But before our next date, the topic of my upcoming girls’ holiday to Ibiza came up. He messaged me saying: ‘Don’t tell me that you wear thong bikinis? Not one of those exposed bum, walking around the beach types? Please no.’ 

He went on to add that he also wouldn’t approve of his partner sunbathing topless, again claiming it would make them a ‘certain type of girl.’ A few days later, he made a comment about how he doesn’t like women who swear, as once again, it apparently gives off some kind of impression about who they are.  

Horrified, I spoke to my closest girlfriend and she said that, for her, they were all warning signs indicating that he could be controlling down the line. If you can’t be your complete self with someone without being judged or told how to behave or what you can and can’t wear, how can you have a successful relationship?

That was what made me realise I had to end it. I told him via text I felt I couldn’t be with someone who had such strict rules and criteria when it comes to women. He tried to argue, so I eventually stopped replying to avoid going round in circles.

Since then, I’ve spoken to various women who have experienced similar judgement from men when it comes to their ‘number.’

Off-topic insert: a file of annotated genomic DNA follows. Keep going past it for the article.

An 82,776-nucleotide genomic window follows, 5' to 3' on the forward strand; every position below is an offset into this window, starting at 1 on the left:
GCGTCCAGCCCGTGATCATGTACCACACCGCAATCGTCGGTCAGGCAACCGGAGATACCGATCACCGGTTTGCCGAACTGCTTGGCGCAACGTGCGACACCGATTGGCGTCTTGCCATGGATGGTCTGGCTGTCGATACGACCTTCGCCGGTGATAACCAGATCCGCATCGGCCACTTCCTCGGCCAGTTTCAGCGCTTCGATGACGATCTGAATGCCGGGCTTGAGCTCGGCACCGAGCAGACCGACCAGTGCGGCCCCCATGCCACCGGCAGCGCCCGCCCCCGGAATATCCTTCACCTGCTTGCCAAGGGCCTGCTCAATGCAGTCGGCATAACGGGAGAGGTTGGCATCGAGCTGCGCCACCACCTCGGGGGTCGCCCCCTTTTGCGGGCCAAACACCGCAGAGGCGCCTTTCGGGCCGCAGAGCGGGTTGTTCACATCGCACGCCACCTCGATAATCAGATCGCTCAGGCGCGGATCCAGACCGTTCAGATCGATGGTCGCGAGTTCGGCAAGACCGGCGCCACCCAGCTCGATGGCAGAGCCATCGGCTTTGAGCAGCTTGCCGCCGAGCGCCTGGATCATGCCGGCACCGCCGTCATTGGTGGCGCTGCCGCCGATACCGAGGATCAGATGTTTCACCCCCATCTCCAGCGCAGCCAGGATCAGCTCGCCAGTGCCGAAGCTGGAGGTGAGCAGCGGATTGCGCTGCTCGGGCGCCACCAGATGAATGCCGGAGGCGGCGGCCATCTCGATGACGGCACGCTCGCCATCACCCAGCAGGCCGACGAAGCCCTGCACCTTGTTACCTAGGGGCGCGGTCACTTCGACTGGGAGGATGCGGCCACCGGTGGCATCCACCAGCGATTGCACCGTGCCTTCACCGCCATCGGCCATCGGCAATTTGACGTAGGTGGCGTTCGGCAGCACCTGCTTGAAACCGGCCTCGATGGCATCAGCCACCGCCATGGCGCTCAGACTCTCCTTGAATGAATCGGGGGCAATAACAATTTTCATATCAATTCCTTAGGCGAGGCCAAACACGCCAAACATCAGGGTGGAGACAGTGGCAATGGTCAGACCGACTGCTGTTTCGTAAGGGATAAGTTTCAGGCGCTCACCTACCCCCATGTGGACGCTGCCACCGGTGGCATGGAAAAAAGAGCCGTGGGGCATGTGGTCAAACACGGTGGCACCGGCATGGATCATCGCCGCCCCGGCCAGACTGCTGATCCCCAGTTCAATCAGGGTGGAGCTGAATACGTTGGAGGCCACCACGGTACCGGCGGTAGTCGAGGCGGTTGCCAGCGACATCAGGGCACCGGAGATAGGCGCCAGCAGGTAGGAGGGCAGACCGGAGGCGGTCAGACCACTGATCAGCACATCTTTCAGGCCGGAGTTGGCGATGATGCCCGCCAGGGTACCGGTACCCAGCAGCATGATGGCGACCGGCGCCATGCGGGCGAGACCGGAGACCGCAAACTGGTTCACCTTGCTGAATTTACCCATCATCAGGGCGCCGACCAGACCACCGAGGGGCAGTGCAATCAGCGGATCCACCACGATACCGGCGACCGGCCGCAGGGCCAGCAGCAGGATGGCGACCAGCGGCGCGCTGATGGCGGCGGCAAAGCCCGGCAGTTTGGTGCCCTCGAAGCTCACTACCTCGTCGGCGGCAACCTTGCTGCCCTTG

One friend even told me that someone she dated didn’t want to see her again after she told him the age she lost her virginity. Others have faced similar judgement to me, being called ‘easy’ or ‘not girlfriend material’ solely because of their sexual history.  

This makes me feel angry. It shouldn’t matter how many people women have slept with because ultimately, our sexual past and preference is not what makes us who we are. 

Respect for a woman shouldn’t come from her decision to have – or not have – sex. It should come from how she is as a person, her successes, ambitions, and so much more.

Luckily, I didn’t let him put me off dating and I’ve since met someone who hasn’t brought up my ‘magic number’ and doesn’t care about my past. If I ever dated someone who had those kinds of views again, it would be a huge red flag and I wouldn’t continue seeing them.

The fact that in 2021, men are still berating women about their sexual pasts while celebrating their own conquests shocks me. When will these double standards end?

Sadly, it doesn’t look like it will be happening any time soon.